Alumni Profiles

UTM Anthropology Alumni Profiles

Graduates of UTM Anthropology programs can bring their skills and knowledge to a wide variety of fascinating and fulfililng career and further education settings. The following profiles showcase just a few of our outstanding alumni to show what they're up to in 2017-18!


Anthropology HBA Graduates

AimanaAimana Mohamed: Team Assistant for Local Health Integration Network

"I am currently working at the Local Health Integration Network as a Team Assistant. In the fall I will be returning to the University of Toronto to pursue a Master's in Social Work. Anthropology taught me so much more than I could have imagined when I started my major 6 years ago. Anthropology taught me the different structures within our society and the critical role we play in shaping those structures to benefit [most] people. Anthropology reinforced the importance of proactively working towards improving the world around me, sparking my desire to dedicate my career to public service." 

 


Amal: Senior Economist at the Ministry of Finance

Amal"I currently work as a Senior Economist at the Ministry of Finance where I provide support in the development of policy options regarding Ontario's Income Security system. I wouldn't necessarily describe my journey to my current position as conventional,” having moved from my first degree in Sociocultural Anthropology to a Masters of Public Health, and then to a position in the Ministry of Finance. However, I do believe that all these fields are interconnected- a connection I've become particularly attuned to through my undergraduate career at the sociocultural anthropology program at UTM.

My initiation into the world of sociocultural anthropology came with a recognition of the importance of the human experience in creating and understanding worldviews. The program challenged me to take a holistic perspective and see the links between everything. It made me recognize that, for example, one cannot hope to understand people's health needs or experiences without accounting for their economic, social issues, and political ones.

This recognition was what allowed me to move into the space of public health and policy. In my work, I'm reminded everyday of what it means to be an anthropology student: being able to identify interacting linkages and foresee the many potential implications of any action. I really credit the UTM Sociocultural Anthropology stream for sparking this road towards health and socioeconomic policy."

 


RevathiRevathi Moturi: Studying for J.D degree at the University of Windsor Faculty of Law

My name is Revathi Moturi and I am a 2016 graduate from the University of Toronto Mississauga’s Department of Anthropology. I am in the process of attaining my Dual J.D degree at the University of Windsor Faculty of Law. While acquiring a degree in Anthropology, you will read countless ethnographies and write a multitude of papers that allow you to analyze and appreciate the complexity of varying cultures and beliefs; this skill will spill over into your day-to-day life, making your views increasingly holistic. Anthropology was crucial in honing my analytical skills for law school, specifically socio-cultural anthropology. I know many students stress about what a degree in Anthropology can bring to the table, but what you learn in Anthropology is a style of thinking and questioning that is an asset in almost any field.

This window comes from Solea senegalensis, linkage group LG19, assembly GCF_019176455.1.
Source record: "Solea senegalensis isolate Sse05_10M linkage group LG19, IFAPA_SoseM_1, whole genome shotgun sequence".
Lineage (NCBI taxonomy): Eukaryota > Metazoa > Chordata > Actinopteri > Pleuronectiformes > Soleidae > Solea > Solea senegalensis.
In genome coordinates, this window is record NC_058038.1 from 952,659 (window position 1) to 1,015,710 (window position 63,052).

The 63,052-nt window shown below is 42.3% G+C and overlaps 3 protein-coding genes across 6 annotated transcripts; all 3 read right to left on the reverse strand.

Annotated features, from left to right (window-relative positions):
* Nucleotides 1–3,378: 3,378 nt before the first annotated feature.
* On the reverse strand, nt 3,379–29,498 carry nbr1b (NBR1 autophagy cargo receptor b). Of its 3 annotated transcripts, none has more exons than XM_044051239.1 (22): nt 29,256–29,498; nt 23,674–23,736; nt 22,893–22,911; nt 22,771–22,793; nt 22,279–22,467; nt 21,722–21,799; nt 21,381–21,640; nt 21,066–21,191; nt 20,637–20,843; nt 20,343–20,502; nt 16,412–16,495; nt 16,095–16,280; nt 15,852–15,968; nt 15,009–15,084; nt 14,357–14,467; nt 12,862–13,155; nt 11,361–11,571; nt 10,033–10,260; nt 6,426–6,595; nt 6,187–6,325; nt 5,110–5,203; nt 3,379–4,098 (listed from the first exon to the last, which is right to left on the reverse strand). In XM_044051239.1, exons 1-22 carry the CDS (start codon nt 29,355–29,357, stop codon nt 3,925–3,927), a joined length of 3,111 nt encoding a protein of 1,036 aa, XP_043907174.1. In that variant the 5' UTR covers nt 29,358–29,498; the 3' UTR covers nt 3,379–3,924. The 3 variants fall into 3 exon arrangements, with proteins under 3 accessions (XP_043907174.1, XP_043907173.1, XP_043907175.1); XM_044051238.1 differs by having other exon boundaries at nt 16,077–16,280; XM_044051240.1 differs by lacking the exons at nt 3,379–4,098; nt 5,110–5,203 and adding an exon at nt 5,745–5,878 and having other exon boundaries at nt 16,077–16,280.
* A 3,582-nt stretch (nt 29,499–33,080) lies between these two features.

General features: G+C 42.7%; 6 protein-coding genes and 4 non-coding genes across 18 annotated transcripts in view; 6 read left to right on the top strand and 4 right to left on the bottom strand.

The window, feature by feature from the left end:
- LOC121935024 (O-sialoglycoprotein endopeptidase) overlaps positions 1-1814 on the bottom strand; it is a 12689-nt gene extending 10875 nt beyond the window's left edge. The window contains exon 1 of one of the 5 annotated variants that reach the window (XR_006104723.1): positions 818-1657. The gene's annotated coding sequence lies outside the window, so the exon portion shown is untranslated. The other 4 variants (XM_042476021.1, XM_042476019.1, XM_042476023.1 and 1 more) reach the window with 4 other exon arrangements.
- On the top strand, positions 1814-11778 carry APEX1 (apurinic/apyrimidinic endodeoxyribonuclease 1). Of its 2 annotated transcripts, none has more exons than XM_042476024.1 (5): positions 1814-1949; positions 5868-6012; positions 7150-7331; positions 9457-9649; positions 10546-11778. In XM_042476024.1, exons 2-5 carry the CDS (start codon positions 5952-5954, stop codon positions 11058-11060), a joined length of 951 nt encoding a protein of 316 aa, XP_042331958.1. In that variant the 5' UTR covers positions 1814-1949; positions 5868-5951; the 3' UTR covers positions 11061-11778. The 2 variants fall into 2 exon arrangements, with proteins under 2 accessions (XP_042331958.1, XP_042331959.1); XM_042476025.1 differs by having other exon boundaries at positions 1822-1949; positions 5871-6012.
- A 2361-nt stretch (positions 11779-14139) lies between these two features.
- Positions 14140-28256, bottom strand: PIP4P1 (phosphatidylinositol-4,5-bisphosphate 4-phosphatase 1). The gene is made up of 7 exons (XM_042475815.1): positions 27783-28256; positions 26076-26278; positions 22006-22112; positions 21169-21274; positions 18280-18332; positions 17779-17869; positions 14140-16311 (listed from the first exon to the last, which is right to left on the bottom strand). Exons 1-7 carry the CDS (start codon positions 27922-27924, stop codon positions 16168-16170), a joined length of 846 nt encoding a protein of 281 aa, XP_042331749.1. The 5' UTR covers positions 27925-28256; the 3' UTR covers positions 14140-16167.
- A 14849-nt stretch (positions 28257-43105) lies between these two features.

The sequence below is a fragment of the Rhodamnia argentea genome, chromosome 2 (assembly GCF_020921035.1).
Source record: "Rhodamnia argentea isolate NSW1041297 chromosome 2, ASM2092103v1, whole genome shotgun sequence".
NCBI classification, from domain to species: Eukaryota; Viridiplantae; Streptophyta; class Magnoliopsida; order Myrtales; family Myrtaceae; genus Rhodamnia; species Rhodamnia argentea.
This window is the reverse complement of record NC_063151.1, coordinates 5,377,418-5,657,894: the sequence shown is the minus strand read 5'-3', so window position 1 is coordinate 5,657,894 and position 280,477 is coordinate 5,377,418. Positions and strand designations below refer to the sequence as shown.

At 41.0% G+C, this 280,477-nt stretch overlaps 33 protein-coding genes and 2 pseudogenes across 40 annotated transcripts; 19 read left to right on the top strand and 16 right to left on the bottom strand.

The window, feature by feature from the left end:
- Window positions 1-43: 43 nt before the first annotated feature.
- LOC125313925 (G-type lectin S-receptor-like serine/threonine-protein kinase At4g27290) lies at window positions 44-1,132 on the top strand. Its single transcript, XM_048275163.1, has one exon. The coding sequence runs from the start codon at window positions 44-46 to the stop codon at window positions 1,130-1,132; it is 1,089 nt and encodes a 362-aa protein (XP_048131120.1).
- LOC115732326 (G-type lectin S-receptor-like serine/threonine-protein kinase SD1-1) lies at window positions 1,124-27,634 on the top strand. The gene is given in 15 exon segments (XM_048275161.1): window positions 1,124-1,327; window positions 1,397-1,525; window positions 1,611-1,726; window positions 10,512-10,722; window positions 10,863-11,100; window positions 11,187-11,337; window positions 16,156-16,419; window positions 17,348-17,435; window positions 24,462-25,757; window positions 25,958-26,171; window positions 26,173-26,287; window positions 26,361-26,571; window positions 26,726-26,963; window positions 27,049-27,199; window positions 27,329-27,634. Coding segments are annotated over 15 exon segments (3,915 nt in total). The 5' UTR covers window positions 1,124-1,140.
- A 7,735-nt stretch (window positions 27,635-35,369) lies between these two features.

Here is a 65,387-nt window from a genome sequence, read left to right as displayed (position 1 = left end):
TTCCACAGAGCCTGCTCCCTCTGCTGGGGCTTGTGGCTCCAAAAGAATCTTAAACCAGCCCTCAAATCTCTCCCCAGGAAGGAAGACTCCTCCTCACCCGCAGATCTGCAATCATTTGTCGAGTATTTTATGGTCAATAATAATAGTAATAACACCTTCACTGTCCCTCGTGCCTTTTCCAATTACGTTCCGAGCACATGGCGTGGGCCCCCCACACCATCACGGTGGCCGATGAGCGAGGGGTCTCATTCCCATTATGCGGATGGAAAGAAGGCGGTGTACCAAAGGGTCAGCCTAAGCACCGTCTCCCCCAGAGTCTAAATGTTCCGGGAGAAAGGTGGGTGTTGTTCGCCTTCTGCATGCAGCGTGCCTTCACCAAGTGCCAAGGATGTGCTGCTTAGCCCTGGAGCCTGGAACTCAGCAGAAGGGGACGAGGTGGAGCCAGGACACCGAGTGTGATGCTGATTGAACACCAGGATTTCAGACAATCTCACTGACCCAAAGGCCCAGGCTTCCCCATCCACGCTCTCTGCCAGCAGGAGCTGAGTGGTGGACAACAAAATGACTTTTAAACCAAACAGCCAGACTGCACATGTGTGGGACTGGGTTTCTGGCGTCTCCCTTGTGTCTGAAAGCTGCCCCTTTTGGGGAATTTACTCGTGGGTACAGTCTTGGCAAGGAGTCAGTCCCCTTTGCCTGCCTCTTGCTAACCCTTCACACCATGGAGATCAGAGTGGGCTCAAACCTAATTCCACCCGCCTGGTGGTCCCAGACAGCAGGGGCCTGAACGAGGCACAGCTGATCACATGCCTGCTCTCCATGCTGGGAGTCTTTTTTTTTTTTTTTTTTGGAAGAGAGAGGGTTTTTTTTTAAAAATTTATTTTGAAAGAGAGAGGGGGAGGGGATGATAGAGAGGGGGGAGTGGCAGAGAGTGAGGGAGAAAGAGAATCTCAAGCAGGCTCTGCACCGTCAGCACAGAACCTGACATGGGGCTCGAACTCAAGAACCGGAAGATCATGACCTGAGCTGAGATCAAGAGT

Steven

Steven Zhou: Senior Online Writer for CBC News

Steven Zhou is a journalist who works as a Senior Online Writer for CBC News and as a columnist/editor for The Islamic Monthly. After graduating with an H.B.A. in Social Anthropology from UTM, he received an M.J. (Masters in Journalism) from Carleton University.

“As an independent writer, editor, and journalist, I'm often struck by how much my current work mirrors the skills and methods emphasized by socio-cultural anthropology: structuring interviews, observing individual or group behaviour, paying attention to people's narratives/stories, etc. Writing about society and people today also requires a healthy appreciation for how different individuals of various backgrounds interpret the world differently. These are central lessons that I took from anthropology and that still guide my research and reporting (FB and Twitter: @stevenzzhou).” 

 


Anthropology HBSc Graduates

Marjo Asselsberg: Teacher (High School Science and Social Studies)

Marjo

Marjo got her HBSc at UTM in 2014, and her BEd from Queen's University in 2015. She is currently teaching High School Science and Social studies in Calgary, Alberta.

“The art of being a good teacher lies in the ability to connect students with the material in ways that are meaningful to them. Making a learning experience meaningful is definitely easier when you have the ability to understand and appreciate different cultures - what better way to connect a student to the material than by making it relevant to their own way of life? Anthropology has greatly influenced my teaching style and skills, as well as enriching my ability to teach courses such as Social Studies and History in ways that examine cultural and historical evidence. I encourage my classes to draw their own conclusions, rather than just being told what to think and know.

Personally, I feel that I now have a better understanding of who I am and how I fit into society and the world, and that I can make better decisions because of that. My ability to consciously and conscientiously sculpt the world in which I live only exists because of the eye-opening learning experiences I gained from studying anthropology. I encourage every student I teach, whether I'm in a science or social studies class, to take at least one anthropology course so that they, too, can be thoughtful future movers and shakers.